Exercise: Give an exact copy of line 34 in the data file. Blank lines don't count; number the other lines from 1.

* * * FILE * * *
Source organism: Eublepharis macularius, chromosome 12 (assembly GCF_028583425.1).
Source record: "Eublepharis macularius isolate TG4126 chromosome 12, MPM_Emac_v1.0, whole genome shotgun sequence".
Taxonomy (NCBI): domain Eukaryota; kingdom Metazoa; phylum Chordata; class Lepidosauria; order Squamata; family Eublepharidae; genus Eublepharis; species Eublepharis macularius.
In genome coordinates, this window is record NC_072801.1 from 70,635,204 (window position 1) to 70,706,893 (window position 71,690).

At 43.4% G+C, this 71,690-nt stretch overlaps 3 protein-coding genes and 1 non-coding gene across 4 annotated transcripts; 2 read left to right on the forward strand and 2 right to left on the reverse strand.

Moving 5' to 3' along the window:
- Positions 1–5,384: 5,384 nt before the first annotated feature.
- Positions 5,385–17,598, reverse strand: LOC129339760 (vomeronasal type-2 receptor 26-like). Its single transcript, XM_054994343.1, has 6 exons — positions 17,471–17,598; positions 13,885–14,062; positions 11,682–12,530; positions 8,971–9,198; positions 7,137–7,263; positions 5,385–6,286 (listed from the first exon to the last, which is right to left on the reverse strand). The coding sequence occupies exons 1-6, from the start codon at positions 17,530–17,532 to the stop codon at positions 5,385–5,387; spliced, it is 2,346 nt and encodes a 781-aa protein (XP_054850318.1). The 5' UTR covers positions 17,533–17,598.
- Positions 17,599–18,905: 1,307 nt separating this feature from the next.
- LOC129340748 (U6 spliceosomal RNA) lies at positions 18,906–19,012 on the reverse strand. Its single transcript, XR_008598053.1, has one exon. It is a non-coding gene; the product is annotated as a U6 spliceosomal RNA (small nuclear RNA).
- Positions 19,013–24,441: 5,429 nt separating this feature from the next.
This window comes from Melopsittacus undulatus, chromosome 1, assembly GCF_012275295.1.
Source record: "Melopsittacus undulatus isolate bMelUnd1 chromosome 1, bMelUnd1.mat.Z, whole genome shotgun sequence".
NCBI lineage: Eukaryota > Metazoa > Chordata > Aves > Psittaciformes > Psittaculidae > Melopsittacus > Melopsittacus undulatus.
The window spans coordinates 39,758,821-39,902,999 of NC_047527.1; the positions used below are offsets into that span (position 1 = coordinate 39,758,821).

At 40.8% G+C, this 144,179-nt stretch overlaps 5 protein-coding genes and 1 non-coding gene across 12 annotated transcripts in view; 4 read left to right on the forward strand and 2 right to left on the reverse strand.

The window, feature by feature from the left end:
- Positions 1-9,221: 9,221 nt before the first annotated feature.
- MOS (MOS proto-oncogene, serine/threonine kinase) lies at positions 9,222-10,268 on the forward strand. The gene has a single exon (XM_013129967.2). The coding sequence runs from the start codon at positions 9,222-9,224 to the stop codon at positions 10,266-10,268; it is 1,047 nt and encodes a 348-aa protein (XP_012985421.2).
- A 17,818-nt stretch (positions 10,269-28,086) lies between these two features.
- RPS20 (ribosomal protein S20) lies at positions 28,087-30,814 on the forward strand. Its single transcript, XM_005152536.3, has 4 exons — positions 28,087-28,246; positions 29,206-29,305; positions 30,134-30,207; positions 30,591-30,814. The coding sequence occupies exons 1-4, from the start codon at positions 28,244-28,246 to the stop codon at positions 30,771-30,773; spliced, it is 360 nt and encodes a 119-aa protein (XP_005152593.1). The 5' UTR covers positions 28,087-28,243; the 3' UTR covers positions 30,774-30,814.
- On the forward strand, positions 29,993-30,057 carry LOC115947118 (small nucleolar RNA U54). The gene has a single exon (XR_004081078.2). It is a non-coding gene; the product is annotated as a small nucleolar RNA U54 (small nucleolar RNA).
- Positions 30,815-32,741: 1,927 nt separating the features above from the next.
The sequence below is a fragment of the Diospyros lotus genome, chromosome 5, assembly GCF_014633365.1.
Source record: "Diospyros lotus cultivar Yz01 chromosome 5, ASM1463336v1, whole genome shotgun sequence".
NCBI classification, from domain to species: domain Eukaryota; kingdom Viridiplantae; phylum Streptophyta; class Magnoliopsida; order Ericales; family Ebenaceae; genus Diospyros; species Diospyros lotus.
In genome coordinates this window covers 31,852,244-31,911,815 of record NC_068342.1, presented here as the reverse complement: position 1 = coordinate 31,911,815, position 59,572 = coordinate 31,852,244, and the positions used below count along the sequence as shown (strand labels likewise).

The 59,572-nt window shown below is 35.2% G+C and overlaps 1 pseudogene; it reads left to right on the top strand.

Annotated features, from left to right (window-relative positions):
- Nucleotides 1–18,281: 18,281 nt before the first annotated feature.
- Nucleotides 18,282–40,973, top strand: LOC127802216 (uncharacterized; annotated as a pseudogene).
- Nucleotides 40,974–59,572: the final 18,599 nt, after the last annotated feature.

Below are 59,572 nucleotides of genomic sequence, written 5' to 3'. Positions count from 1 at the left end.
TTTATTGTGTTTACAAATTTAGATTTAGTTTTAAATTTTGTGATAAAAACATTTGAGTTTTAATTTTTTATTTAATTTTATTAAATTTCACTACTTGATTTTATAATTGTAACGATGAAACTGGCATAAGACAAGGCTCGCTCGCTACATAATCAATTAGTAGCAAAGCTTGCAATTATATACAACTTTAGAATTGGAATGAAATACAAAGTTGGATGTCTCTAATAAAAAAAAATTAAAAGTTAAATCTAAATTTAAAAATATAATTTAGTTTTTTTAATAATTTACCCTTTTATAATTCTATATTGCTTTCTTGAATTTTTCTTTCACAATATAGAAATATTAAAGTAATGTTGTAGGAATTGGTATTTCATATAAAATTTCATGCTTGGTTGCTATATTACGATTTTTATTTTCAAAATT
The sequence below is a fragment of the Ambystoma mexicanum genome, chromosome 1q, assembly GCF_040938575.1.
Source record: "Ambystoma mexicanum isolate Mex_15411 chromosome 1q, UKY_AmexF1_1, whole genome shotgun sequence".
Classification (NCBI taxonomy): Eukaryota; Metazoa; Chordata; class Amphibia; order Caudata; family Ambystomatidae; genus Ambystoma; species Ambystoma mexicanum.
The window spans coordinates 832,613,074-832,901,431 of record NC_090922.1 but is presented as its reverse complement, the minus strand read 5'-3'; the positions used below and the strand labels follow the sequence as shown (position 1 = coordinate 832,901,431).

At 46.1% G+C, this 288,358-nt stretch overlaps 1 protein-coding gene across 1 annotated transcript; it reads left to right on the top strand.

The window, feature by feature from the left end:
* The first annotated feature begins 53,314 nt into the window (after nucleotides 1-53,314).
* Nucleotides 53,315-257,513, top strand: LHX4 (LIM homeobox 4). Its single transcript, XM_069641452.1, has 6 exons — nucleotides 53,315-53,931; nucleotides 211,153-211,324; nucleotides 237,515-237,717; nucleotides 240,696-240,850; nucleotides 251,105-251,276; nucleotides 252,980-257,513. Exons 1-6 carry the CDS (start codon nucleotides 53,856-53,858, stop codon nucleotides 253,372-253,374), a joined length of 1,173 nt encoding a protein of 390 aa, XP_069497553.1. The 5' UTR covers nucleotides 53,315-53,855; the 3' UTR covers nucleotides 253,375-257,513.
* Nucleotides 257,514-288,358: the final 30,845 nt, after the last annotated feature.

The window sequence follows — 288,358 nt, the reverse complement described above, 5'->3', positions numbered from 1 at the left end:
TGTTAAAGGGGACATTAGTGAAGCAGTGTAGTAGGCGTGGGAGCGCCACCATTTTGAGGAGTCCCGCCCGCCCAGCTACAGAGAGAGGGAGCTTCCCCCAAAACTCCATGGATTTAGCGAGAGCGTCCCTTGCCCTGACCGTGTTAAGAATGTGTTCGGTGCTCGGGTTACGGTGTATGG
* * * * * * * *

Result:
TTTATTGTGTTTACAAATTTAGATTTAGTTTTAAATTTTGTGATAAAAACATTTGAGTTTTAATTTTTTATTTAATTTTATTAAATTTCACTACTTGATTTTATAATTGTAACGATGAAACTGGCATAAGACAAGGCTCGCTCGCTACATAATCAATTAGTAGCAAAGCTTGCAATTATATACAACTTTAGAATTGGAATGAAATACAAAGTTGGATGTCTCTAATAAAAAAAAATTAAAAGTTAAATCTAAATTTAAAAATATAATTTAGTTTTTTTAATAATTTACCCTTTTATAATTCTATATTGCTTTCTTGAATTTTTCTTTCACAATATAGAAATATTAAAGTAATGTTGTAGGAATTGGTATTTCATATAAAATTTCATGCTTGGTTGCTATATTACGATTTTTATTTTCAAAATT